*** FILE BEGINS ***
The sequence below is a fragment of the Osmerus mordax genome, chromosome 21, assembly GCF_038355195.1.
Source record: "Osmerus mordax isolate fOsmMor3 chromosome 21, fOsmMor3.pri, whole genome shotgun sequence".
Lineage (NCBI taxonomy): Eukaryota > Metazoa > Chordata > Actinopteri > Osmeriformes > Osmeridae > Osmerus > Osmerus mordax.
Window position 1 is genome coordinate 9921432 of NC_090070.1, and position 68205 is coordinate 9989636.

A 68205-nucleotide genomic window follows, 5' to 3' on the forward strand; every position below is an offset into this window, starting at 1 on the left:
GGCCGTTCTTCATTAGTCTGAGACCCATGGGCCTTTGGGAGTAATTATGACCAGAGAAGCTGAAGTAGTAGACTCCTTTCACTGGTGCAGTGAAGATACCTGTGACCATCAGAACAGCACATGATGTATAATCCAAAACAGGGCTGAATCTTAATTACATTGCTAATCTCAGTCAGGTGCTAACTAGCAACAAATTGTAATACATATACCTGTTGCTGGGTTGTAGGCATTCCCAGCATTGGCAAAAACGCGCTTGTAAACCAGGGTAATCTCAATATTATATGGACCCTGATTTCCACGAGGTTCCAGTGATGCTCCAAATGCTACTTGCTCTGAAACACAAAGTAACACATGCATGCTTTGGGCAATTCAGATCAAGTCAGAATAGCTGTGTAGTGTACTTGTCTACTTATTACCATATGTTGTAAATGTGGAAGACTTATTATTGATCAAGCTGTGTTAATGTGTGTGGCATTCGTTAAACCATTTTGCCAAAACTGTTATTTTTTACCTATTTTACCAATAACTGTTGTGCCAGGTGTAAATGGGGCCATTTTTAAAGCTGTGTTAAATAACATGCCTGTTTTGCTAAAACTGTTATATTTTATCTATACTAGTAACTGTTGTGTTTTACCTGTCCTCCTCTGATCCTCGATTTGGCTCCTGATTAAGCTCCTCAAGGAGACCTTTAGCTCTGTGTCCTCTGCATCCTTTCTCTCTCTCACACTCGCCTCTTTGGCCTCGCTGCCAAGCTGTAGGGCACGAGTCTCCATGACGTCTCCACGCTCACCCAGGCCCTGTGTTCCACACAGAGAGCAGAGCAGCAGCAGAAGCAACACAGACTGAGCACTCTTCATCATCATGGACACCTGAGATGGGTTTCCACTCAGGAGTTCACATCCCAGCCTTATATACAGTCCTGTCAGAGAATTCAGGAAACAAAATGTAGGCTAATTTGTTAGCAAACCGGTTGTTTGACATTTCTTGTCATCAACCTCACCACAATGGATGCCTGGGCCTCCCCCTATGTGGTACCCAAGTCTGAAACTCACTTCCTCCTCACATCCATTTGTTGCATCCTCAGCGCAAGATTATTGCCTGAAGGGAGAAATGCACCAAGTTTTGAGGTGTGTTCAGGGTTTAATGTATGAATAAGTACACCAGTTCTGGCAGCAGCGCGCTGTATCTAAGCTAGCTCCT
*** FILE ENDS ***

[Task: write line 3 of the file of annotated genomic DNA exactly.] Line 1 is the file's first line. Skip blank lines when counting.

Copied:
Lineage (NCBI taxonomy): Eukaryota > Metazoa > Chordata > Actinopteri > Osmeriformes > Osmeridae > Osmerus > Osmerus mordax.